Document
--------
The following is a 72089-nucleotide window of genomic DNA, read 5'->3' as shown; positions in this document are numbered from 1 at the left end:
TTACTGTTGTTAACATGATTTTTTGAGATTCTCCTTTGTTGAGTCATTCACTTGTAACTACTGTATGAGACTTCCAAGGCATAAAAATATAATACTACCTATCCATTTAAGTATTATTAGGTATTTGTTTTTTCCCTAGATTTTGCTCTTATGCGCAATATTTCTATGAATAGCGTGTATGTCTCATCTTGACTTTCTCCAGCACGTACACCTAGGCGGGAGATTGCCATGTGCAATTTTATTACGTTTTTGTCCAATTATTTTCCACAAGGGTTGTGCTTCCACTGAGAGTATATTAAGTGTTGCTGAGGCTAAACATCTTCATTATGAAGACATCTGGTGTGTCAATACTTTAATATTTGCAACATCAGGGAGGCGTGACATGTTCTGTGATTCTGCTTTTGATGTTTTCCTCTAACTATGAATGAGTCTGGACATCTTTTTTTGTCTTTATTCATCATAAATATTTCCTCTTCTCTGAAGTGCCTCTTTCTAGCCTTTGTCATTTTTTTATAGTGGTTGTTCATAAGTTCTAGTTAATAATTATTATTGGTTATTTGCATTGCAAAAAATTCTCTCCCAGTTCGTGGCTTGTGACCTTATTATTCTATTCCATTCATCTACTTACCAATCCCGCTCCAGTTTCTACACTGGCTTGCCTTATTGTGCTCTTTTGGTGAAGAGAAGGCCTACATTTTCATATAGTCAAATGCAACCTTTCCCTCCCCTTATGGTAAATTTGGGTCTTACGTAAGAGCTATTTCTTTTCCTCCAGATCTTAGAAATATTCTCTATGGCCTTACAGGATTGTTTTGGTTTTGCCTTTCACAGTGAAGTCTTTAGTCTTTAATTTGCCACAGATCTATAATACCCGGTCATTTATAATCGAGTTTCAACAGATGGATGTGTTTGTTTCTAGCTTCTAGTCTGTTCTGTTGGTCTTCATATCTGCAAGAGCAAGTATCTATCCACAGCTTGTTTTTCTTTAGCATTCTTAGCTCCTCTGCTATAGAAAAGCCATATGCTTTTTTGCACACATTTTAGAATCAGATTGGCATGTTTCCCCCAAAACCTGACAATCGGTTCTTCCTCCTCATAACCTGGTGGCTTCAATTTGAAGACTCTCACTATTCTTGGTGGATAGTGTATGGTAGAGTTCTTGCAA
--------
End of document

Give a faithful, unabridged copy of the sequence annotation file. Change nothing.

The following is a 72089-nucleotide window of genomic DNA, read 5'->3' as shown; positions in this document are numbered from 1 at the left end:
TTACTGTTGTTAACATGATTTTTTGAGATTCTCCTTTGTTGAGTCATTCACTTGTAACTACTGTATGAGACTTCCAAGGCATAAAAATATAATACTACCTATCCATTTAAGTATTATTAGGTATTTGTTTTTTCCCTAGATTTTGCTCTTATGCGCAATATTTCTATGAATAGCGTGTATGTCTCATCTTGACTTTCTCCAGCACGTACACCTAGGCGGGAGATTGCCATGTGCAATTTTATTACGTTTTTGTCCAATTATTTTCCACAAGGGTTGTGCTTCCACTGAGAGTATATTAAGTGTTGCTGAGGCTAAACATCTTCATTATGAAGACATCTGGTGTGTCAATACTTTAATATTTGCAACATCAGGGAGGCGTGACATGTTCTGTGATTCTGCTTTTGATGTTTTCCTCTAACTATGAATGAGTCTGGACATCTTTTTTTGTCTTTATTCATCATAAATATTTCCTCTTCTCTGAAGTGCCTCTTTCTAGCCTTTGTCATTTTTTTATAGTGGTTGTTCATAAGTTCTAGTTAATAATTATTATTGGTTATTTGCATTGCAAAAAATTCTCTCCCAGTTCGTGGCTTGTGACCTTATTATTCTATTCCATTCATCTACTTACCAATCCCGCTCCAGTTTCTACACTGGCTTGCCTTATTGTGCTCTTTTGGTGAAGAGAAGGCCTACATTTTCATATAGTCAAATGCAACCTTTCCCTCCCCTTATGGTAAATTTGGGTCTTACGTAAGAGCTATTTCTTTTCCTCCAGATCTTAGAAATATTCTCTATGGCCTTACAGGATTGTTTTGGTTTTGCCTTTCACAGTGAAGTCTTTAGTCTTTAATTTGCCACAGATCTATAATACCCGGTCATTTATAATCGAGTTTCAACAGATGGATGTGTTTGTTTCTAGCTTCTAGTCTGTTCTGTTGGTCTTCATATCTGCAAGAGCAAGTATCTATCCACAGCTTGTTTTTCTTTAGCATTCTTAGCTCCTCTGCTATAGAAAAGCCATATGCTTTTTTGCACACATTTTAGAATCAGATTGGCATGTTTCCCCCAAAACCTGACAATCGGTTCTTCCTCCTCATAACCTGGTGGCTTCAATTTGAAGACTCTCACTATTCTTGGTGGATAGTGTATGGTAGAGTTCTTGCAA